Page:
It's easy to see why Harper Collins and the Ngaio Marsh estate approached Stella Duffy to complete Marsh's unfinished 1940s manuscript Money in the Morgue.

Like Dame Ngaio, our most celebrated crime writer, Duffy's a writer (17 novels and counting), theatre lover, knows London and New Zealand (she spent her formative years in Tokoroa before returning to London in her 20s), loves genre fiction - her latest is the excellent The Hidden Room - and is a passionate promoter of the arts.

Still the email that arrived in her inbox in 2016 gave Duffy pause.

"I was honoured, don't get me wrong - but hesitant too because I'd never done anything like this before. The request came as a complete surprise as I'd had no connection either to the estate or Harper Collins."

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And it wasn't an easy job; the manuscript Duffy was given had just three chapters and a few notes - and nothing about who had committed the crime or why.

"Her first three chapters are pretty much as you read them in the book," says Duffy, "with a few additions from me to make sense of the plot later. Chapter four is half her, half me and the rest is all me."

The result is an engaging "cosy" that should bring our Queen of Crime to a new generation of readers - with Scottish crime star Val McDermid hailing it ". . . a remarkable act of ventriloquism . . . I defy readers to see the join."

Duffy says there are various theories around why Marsh abandoned the book, written while she worked as an ambulance driver in Christchurch during World War II.

"One is that some of the story echoes a romance she may have had during the war that she didn't want to write about; the other is that she just got sick of writing about the war. Marsh loved London and wanted to return and quite possibly didn't want to continue with a novel set in New Zealand."

Although Golden Age detective fiction has enjoyed a resurgence of late - with Sophie Hannah continuing Agatha Christie's Poirot series with some success - Marsh's reputation has languished since her death in 1982.

Indeed, her name may be best known here through the annual Ngaio Marsh Awards that celebrate the best in local crime writing both fiction and non-fiction.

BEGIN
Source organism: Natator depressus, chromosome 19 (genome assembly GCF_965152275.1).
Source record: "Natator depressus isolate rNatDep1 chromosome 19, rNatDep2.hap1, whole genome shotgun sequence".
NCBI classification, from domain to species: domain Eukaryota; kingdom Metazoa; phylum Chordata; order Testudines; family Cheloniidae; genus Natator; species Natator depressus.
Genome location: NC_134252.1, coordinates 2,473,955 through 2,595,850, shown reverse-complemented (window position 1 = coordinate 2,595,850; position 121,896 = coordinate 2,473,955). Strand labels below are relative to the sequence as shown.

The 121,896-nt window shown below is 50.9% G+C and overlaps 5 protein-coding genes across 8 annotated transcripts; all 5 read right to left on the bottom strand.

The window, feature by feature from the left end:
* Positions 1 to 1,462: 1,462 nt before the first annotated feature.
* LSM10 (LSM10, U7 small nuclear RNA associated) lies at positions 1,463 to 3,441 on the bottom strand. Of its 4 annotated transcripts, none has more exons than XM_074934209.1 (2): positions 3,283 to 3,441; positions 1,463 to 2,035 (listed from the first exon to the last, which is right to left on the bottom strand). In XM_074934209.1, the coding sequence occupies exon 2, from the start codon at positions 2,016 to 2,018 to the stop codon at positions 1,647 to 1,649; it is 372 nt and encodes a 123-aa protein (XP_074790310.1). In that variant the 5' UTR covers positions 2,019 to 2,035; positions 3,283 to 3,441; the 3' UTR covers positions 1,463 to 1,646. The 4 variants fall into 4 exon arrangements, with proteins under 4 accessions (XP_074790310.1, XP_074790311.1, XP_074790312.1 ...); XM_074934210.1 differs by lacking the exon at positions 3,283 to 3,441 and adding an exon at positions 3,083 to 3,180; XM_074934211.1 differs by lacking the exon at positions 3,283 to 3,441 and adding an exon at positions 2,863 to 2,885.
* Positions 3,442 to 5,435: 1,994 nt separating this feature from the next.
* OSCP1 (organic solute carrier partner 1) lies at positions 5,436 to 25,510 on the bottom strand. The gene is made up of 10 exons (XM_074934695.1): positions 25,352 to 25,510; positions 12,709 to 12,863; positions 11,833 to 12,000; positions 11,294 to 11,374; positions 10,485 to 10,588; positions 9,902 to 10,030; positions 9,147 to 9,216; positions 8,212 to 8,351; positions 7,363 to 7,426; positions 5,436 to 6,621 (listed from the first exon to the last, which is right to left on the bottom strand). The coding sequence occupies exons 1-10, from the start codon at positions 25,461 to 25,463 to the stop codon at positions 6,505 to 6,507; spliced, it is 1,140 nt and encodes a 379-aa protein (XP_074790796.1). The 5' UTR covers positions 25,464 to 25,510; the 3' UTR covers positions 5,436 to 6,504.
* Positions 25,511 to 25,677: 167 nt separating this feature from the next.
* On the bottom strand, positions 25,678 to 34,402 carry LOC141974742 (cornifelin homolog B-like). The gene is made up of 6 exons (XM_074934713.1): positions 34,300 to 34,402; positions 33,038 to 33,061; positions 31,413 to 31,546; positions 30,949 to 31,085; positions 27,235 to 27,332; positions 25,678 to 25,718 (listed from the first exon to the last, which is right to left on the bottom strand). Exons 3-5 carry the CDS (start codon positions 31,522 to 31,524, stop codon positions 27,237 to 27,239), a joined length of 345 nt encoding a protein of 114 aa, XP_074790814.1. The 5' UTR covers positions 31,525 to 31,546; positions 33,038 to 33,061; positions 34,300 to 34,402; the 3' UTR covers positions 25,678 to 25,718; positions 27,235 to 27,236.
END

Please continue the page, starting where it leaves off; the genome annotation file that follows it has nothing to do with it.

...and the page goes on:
"Marsh is not like Christie in that she didn't have children to push her work once she died," says Duffy. "Christie's estate is very much pushed by her grandson in Britain. That's why her books have remained in the public eye.

"But you have to remember when they were contemporaries, for a good chunk of that time, Marsh was more successful than Christie, but these days she's much less known but hopefully Money in the Morgue will help change that."

Duffy knew Marsh's work but more as a theatre person than a novelist.

"I'd read some of her books when I was a teen in the 70s when I was frankly desperate for work by any Kiwi women because there were so few being promoted," she says. "I think New Zealand has always been rather snobby around genre fiction.

"Things are a lot better now - and the work Craig Sisterson has done around the Ngaio Marsh awards is fantastic - but when I was growing up, the bookshops had a fiction section and a literature section as if they were separate things. So, of course, I read her but back then I did have some of that snobbishness myself."

Before starting the project, Duffy went and re-read the Alleyn novels, wrote a 12-page proposal and submitted it to the estate for approval, something she had never done before.

"And that was strange for me but I did it because there are other people concerned; it's not just me writing what I want. Of course, the estate wants people who haven't read her work to go back and read it, so it was important I keep to her style."

Her favourite of Marsh's novels is still 1945's Died in the Wool - "a fantastic book" about the murder of a New Zealand parliamentarian on a remote Canterbury sheep farm - although she is less enamoured of Marsh's novels set in London.

While Duffy keeps the 1940s' prose style - lots of adverbs and conjunctions - she also felt it was important to make Money in the Morgue relevant to modern readers so there's a character with PTSD post-war and emotions we would experience now. Duffy also introduced a Maori soldier, a character not in the original notes.